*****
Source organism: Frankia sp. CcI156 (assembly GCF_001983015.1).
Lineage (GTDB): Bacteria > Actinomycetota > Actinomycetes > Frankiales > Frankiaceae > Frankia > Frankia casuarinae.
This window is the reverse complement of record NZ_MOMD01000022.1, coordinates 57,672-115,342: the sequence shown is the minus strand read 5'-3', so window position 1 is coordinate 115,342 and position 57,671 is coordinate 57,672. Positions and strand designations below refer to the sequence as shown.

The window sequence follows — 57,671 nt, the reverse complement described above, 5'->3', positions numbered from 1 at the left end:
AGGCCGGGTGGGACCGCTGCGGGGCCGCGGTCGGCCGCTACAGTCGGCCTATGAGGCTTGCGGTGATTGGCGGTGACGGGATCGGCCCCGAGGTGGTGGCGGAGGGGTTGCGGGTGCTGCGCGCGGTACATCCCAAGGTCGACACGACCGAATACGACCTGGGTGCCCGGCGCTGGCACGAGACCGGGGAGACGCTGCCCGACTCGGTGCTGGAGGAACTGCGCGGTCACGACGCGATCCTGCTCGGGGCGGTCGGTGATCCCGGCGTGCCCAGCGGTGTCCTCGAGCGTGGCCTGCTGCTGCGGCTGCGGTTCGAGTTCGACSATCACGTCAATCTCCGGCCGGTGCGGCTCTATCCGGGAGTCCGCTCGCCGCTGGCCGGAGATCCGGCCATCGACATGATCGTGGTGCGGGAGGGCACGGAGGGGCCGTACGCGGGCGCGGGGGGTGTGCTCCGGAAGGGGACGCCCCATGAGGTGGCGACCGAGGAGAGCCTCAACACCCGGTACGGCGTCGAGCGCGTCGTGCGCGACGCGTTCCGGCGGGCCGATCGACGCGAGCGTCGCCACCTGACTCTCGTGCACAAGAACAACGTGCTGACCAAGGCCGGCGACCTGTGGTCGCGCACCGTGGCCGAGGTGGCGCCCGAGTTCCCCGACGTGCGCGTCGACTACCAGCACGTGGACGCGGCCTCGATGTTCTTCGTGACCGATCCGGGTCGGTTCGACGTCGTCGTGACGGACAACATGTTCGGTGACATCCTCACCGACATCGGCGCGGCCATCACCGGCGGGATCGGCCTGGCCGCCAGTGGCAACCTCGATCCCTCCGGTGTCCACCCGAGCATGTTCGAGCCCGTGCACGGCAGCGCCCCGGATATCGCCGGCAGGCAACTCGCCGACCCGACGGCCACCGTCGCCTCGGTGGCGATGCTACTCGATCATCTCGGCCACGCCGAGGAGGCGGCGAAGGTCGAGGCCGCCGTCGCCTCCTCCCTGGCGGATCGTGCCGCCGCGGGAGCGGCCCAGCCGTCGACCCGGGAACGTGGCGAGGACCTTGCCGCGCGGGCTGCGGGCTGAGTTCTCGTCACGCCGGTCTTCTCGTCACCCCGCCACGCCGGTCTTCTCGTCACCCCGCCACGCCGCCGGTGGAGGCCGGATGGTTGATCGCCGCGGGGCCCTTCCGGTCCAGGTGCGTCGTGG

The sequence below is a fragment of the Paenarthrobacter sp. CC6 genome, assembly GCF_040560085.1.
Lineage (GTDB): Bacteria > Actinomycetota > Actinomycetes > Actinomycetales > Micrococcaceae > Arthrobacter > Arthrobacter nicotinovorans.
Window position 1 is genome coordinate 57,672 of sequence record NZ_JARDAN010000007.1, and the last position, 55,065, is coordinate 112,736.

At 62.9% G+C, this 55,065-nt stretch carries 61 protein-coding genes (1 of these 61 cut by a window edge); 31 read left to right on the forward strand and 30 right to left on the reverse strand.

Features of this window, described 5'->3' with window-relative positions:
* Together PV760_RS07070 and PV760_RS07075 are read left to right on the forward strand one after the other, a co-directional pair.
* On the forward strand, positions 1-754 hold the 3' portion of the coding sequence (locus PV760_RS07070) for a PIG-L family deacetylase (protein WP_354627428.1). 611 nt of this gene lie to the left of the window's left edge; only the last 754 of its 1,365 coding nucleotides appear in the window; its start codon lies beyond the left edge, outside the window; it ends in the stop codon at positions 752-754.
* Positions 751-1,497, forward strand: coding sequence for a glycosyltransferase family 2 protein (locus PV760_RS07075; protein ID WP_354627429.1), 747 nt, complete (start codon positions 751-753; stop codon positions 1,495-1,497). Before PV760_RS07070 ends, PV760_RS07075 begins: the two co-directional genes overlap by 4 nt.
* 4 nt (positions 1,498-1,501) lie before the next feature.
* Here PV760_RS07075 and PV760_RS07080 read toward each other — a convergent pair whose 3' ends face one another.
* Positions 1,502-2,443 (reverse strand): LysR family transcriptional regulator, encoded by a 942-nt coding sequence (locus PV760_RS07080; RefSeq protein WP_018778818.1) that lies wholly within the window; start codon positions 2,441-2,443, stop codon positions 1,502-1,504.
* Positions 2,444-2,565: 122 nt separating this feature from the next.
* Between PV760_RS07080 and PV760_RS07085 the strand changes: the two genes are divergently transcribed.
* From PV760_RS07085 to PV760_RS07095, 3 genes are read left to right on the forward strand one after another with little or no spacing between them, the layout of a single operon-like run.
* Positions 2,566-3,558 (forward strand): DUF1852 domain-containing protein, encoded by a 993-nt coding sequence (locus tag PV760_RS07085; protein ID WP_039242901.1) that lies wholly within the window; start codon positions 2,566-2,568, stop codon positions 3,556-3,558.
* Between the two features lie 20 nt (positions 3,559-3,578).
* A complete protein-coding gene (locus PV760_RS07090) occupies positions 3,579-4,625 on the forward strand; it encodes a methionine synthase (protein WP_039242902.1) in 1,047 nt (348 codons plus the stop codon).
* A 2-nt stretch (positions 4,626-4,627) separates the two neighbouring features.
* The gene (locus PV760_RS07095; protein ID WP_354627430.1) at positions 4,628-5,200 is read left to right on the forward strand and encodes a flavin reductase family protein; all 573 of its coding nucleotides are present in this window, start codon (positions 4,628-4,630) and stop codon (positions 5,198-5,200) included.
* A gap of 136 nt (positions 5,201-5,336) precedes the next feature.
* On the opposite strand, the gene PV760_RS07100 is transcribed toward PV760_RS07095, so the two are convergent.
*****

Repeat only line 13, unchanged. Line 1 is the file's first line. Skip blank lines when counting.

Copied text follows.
* Positions 751-1,497, forward strand: coding sequence for a glycosyltransferase family 2 protein (locus PV760_RS07075; protein ID WP_354627429.1), 747 nt, complete (start codon positions 751-753; stop codon positions 1,495-1,497). Before PV760_RS07070 ends, PV760_RS07075 begins: the two co-directional genes overlap by 4 nt.